Republican candidate says US can't have Muslim leader
A REPUBLICAN Presidential candidate, Dr Ben Carson, has said that he would not want a Muslim to be President of the United States.
Speaking to host Chuck Todd on NBC's Meet the Press, Carson, who is currently closing in on Donald Trump in the polls, was asked whether a President's faith should matter to voters.
Carson replied: "I guess it depends on what that faith is."
He continued: "If it's inconsistent with the values and principles of America then of course it should matter."
"If it fits within the realm of America and is consistent with the constitution, then no problem."
Todd then asked whether Carson thought Islam was compatible with the US constitution, to which Carson replied: "No I do not."
He added: "I would not advocate that we put a Muslim in charge of this nation, I absolutely would not agree with that."
However, he was slightly more open to the idea of having a Muslim member of Congress, saying his support would depend on "who that Muslim is and what their policies are."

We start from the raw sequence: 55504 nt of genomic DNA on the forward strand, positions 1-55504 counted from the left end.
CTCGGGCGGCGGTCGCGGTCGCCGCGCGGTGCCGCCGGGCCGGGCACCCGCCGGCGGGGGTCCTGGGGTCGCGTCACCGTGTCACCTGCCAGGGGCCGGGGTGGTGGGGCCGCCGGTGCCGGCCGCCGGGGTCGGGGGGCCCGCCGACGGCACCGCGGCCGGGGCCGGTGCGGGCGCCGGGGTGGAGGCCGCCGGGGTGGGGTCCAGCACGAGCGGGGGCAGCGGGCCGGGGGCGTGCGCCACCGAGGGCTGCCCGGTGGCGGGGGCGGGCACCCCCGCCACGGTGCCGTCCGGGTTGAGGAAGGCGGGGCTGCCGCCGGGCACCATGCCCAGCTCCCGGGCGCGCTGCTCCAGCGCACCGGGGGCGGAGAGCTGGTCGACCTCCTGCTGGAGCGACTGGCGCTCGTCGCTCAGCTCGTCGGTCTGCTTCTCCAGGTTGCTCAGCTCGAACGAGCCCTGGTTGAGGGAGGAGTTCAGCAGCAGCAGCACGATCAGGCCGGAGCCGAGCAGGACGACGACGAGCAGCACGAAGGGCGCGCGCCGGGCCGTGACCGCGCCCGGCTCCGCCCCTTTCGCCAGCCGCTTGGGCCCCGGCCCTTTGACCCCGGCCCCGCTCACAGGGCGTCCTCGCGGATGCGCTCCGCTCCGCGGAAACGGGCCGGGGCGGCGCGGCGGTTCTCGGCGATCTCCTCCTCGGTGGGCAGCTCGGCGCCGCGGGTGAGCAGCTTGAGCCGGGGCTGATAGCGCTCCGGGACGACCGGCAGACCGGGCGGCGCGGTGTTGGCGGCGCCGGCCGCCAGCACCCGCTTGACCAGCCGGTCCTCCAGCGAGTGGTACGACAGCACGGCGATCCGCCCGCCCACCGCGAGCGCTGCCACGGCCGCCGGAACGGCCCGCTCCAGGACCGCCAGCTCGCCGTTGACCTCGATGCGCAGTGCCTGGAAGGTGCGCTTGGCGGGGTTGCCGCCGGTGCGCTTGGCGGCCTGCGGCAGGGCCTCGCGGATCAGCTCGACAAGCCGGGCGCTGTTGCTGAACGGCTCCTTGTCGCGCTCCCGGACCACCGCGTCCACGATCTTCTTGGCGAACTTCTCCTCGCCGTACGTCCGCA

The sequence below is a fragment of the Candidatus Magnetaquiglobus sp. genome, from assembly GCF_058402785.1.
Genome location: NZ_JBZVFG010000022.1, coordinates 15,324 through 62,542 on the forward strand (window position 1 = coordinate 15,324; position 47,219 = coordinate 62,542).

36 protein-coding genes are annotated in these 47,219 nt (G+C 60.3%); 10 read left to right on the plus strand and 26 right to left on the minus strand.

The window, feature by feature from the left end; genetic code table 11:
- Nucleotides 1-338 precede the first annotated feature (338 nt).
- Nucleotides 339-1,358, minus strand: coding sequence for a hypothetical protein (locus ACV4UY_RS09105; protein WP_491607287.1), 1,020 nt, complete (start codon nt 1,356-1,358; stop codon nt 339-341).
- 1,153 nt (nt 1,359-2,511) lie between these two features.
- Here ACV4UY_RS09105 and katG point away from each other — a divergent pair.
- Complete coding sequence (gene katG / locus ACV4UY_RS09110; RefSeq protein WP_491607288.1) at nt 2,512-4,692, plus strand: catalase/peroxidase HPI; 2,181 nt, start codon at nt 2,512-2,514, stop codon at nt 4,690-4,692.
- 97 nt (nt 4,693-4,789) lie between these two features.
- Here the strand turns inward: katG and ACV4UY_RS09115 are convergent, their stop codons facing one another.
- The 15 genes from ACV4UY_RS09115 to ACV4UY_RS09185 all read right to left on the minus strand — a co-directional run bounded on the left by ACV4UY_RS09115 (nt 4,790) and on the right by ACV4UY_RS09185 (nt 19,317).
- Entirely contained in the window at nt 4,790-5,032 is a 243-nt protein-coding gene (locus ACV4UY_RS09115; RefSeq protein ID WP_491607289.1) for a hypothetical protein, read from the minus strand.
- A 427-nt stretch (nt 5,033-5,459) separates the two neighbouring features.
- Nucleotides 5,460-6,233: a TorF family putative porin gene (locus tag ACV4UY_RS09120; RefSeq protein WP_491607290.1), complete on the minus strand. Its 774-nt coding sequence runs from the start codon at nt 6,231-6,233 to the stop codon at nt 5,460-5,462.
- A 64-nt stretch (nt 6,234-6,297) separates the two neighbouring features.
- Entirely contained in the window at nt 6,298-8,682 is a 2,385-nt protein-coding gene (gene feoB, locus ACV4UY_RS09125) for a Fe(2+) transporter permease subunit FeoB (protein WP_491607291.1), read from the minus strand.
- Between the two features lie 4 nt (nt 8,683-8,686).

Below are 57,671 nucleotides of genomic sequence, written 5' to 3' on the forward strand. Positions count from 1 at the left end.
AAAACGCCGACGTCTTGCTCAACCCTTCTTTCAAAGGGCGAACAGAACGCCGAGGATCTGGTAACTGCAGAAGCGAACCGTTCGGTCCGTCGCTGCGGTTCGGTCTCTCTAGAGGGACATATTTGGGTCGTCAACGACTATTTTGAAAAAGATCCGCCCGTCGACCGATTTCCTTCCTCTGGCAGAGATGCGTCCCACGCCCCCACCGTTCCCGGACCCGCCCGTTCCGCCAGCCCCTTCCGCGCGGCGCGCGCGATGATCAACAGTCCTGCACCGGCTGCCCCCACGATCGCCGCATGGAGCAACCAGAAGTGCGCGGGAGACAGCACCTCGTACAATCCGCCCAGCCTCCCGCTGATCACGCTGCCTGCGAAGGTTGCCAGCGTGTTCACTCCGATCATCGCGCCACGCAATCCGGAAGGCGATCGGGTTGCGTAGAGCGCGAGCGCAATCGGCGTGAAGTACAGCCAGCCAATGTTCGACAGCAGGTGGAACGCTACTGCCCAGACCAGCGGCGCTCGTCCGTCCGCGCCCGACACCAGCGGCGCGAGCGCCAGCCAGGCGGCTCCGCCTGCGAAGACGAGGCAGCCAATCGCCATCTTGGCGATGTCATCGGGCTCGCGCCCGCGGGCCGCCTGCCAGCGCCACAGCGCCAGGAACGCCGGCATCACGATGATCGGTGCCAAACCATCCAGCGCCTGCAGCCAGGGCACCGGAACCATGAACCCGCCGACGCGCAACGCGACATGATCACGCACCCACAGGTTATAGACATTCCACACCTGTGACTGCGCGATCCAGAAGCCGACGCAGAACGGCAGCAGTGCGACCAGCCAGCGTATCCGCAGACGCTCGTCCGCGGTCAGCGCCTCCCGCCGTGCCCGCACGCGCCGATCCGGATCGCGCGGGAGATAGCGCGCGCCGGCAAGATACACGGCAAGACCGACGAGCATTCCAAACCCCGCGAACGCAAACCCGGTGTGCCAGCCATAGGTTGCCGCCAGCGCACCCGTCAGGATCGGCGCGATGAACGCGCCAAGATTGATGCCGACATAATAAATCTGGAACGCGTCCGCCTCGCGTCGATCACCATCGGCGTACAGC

Do you think a candidate's faith is relevant?
This poll ended on 28 September 2015.
Depends on their faith
Depends on their policies
This is not a scientific poll. The results reflect only the opinions of those who chose to participate.
The issue of religion has once again come to the front of the Republican presidential candidates' selection process, after current front-runner Donald Trump failed to rebuke an audience member at one of his New Hampshire rallies, who said: "The big problem is this country is Muslims," and asked Trump "when we can get rid of them?"
Trump replied: "We're going to be looking at a lot of different things, a lot of people are saying that and a lot of people are saying that bad things are happening out there, we're gonna be looking at that and plenty of other things."
President Barack Obama has repeatedly faced claims from the Republican fringe that he is secretly a Muslim, or was born outside of America.
On Meet the Press, Carson dismissed these theories, saying: "I believe he is [American], I have no reason to doubt what he says."